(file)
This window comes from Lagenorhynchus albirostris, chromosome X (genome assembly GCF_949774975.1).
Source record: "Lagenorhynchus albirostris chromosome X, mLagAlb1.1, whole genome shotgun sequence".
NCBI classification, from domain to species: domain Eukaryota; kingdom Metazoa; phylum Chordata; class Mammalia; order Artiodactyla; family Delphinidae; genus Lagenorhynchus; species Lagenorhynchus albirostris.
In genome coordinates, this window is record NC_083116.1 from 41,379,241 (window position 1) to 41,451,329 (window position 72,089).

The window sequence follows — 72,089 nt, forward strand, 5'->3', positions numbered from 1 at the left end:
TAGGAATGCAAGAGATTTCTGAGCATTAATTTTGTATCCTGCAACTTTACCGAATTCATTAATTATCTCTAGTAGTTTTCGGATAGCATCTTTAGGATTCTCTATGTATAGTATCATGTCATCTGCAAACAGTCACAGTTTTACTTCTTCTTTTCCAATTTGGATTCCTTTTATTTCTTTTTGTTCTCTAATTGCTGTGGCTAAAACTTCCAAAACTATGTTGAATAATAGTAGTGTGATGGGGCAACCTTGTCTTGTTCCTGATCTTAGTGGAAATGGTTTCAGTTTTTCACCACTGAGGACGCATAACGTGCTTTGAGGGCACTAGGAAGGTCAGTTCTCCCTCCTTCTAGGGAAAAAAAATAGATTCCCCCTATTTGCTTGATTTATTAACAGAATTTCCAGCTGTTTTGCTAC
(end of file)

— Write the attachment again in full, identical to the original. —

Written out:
This window comes from Lagenorhynchus albirostris, chromosome X (genome assembly GCF_949774975.1).
Source record: "Lagenorhynchus albirostris chromosome X, mLagAlb1.1, whole genome shotgun sequence".
NCBI classification, from domain to species: domain Eukaryota; kingdom Metazoa; phylum Chordata; class Mammalia; order Artiodactyla; family Delphinidae; genus Lagenorhynchus; species Lagenorhynchus albirostris.
In genome coordinates, this window is record NC_083116.1 from 41,379,241 (window position 1) to 41,451,329 (window position 72,089).

The window sequence follows — 72,089 nt, forward strand, 5'->3', positions numbered from 1 at the left end:
TAGGAATGCAAGAGATTTCTGAGCATTAATTTTGTATCCTGCAACTTTACCGAATTCATTAATTATCTCTAGTAGTTTTCGGATAGCATCTTTAGGATTCTCTATGTATAGTATCATGTCATCTGCAAACAGTCACAGTTTTACTTCTTCTTTTCCAATTTGGATTCCTTTTATTTCTTTTTGTTCTCTAATTGCTGTGGCTAAAACTTCCAAAACTATGTTGAATAATAGTAGTGTGATGGGGCAACCTTGTCTTGTTCCTGATCTTAGTGGAAATGGTTTCAGTTTTTCACCACTGAGGACGCATAACGTGCTTTGAGGGCACTAGGAAGGTCAGTTCTCCCTCCTTCTAGGGAAAAAAAATAGATTCCCCCTATTTGCTTGATTTATTAACAGAATTTCCAGCTGTTTTGCTAC